The movie is set out in a linear structure which allows the reader to see her trials and tribulations as a positive, as they can see the progressive changes which are taking place in Josie’s life. She now has the ability to accept her shortcomings, which is a clear indication of her becoming adult in her thinking. As she ages her level of self-awarness and social interaction strengthens her social self esteem. She learns to perceive things better and learns to see the flaws and faults and in her character, we can see this through the use of stream of thought narrative “I’ve been selfish.” This allows me to see things from her perspective thus effectively enhancing my understanding of the benefits of change. Through these texts I now understand that change brings personal growth and development and is therefore a positive step forward in the right direction.
While the previous texts showed that change works out for the better, the poem Grandparents conveys the negative consequences of the process of growing old, shown from the perspective of Lowell. The poem draws comparisons to Sky High and Looking for Alibrandi in that it uses a digressive autobiographical structure to successfully highlight over time the change in the grandparents from being vibrant and very different – “policeman, Mohammedan” to illness “Fatigued elm leaves” and feeling “otherworldly”. The grandparents have been left behind; they’re stuck in a time warp as a consequence of centuries passing, morals changing, society changing.
They’re torn between two worlds: “the ancien regime” and the new. As time passes the more isolated the grandparents become, the less they have in common with the fast paced society. They have being left behind, left to make sense of the turmoil. This is conveyed by the very emotional and negative tone of the poem “Never again”. “They’re altogether otherworldly now” shows me that they no longer fit in and they themselves also do not know where they fit in. As time has progressed they’ve become like vestiges of another world. This text has thoroughly shown me that as you age and things change, the consequences may be harsh and unforgiving.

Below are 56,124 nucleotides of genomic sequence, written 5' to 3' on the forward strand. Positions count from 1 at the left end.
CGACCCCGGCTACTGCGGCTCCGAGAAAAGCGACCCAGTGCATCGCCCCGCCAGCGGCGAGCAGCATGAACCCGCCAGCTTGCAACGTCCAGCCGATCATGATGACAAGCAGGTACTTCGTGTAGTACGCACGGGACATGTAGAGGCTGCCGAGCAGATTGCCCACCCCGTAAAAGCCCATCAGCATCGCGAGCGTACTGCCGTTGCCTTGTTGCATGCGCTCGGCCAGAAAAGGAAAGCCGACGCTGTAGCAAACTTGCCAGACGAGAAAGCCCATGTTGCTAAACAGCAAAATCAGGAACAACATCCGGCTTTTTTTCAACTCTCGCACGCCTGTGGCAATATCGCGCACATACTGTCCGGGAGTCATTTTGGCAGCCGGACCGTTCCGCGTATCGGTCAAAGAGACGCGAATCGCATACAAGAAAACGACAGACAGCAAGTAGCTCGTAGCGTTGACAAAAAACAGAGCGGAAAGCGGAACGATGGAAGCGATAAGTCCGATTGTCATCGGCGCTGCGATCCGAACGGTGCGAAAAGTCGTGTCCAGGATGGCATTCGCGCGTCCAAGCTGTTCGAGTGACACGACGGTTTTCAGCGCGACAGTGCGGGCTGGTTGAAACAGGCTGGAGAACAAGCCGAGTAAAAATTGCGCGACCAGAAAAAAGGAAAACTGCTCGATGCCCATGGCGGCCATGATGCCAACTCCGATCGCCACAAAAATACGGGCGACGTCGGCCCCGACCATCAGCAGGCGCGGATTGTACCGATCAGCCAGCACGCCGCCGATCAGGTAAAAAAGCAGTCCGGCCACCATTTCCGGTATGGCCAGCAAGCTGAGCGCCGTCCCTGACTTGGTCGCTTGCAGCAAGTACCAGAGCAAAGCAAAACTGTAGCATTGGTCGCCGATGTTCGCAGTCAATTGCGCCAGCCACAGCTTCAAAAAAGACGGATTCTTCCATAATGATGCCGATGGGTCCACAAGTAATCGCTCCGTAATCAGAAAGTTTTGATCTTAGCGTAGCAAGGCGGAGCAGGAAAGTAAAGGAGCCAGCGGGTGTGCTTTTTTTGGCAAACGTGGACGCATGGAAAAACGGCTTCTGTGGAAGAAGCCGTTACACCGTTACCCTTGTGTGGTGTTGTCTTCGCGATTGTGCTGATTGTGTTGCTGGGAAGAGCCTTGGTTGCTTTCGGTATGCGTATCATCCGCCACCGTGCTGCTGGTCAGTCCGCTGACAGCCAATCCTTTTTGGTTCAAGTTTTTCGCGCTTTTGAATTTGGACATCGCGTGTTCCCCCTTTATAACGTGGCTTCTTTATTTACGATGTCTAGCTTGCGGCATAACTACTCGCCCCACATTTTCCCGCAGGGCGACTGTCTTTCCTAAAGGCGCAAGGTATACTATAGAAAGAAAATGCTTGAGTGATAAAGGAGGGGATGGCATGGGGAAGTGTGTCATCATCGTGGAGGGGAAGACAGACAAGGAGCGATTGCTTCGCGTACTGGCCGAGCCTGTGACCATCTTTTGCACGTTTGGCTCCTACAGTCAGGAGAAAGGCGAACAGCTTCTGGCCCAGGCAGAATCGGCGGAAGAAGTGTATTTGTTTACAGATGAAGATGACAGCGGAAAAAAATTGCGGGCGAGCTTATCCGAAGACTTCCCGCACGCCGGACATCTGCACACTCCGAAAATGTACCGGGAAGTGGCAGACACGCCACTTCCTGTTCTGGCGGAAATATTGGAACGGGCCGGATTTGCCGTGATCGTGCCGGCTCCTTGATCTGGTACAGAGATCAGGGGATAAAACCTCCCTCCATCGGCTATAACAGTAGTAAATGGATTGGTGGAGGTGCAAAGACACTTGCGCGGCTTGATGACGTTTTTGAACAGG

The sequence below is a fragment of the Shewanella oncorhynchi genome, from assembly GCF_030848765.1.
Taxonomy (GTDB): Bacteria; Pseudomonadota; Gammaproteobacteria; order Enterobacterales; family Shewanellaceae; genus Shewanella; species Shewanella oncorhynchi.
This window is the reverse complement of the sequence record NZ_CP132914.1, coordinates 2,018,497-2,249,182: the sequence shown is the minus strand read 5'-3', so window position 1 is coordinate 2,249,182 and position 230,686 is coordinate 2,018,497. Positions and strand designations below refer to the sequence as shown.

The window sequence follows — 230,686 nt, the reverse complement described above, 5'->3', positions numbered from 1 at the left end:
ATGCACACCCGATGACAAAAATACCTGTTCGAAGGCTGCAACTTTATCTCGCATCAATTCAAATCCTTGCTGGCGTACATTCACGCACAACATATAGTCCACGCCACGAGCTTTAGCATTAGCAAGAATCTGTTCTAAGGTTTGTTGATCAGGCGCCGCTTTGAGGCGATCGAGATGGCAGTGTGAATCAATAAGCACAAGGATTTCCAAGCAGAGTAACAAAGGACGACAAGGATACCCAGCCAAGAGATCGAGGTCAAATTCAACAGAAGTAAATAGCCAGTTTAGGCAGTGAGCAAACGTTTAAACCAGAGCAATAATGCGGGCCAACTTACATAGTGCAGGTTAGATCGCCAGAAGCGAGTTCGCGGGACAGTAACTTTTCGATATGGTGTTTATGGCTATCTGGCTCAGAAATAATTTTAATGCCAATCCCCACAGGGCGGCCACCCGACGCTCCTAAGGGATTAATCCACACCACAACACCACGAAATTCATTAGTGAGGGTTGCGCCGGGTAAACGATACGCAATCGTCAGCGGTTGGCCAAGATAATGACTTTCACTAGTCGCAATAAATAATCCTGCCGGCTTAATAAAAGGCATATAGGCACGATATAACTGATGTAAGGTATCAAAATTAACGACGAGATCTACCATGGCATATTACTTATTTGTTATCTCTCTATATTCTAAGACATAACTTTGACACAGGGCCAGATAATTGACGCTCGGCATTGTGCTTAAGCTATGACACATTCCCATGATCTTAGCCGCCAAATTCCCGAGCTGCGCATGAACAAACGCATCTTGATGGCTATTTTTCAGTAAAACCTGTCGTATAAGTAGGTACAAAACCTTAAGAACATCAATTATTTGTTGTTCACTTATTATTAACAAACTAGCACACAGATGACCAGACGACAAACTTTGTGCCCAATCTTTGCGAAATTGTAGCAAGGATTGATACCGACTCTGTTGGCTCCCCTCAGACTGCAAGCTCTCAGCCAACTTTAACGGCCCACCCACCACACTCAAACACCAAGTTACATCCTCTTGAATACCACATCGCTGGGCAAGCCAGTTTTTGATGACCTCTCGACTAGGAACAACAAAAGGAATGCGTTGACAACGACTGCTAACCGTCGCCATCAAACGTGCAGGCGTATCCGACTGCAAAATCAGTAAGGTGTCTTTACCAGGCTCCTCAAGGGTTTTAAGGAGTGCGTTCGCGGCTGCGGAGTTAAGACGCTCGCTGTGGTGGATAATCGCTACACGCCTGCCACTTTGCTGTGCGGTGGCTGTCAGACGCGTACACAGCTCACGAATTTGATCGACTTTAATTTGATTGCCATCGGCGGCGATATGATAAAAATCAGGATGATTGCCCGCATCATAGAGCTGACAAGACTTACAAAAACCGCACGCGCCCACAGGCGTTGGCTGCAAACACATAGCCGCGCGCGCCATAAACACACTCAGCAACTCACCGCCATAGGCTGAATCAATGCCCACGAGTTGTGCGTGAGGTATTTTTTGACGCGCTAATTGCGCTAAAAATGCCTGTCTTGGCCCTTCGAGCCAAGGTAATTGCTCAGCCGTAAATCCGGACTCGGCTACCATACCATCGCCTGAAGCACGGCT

In the text Sky High the negative aspects of change can also be seen. The reader becomes caught in the freedom and happiness of the young girl who is feeling ‘frilly and nearly as pink as the bathers’ she was wearing. We are swept along with the euphoria of the moment in which the ‘earth spins below’ her and she is ‘flying’.
However, the story abruptly moves on to the image of an ‘older, more age-warped washing line’. This depicts the passage of time since the narrator once soared in her childhood. The image of her hands that have accumulated ‘the line-etched story in scars and wrinkles’ reinforces in nostalgic tone the sense of ageing. The washing line still stands in the yard, but the child’s carefree will and imagination have been transformed in the passing of time. “The inclination is still there…but it is unlikely the washing line could support me this time.”
Her adult reckoning intrudes on her reflections of how her life and world have changed. She must accept the responsibilities of adulthood as she is no longer the ‘curious onlooker’ she once was as a little girl. Now she creates her own ‘semaphore of secrets’ with the washing she has to hang out.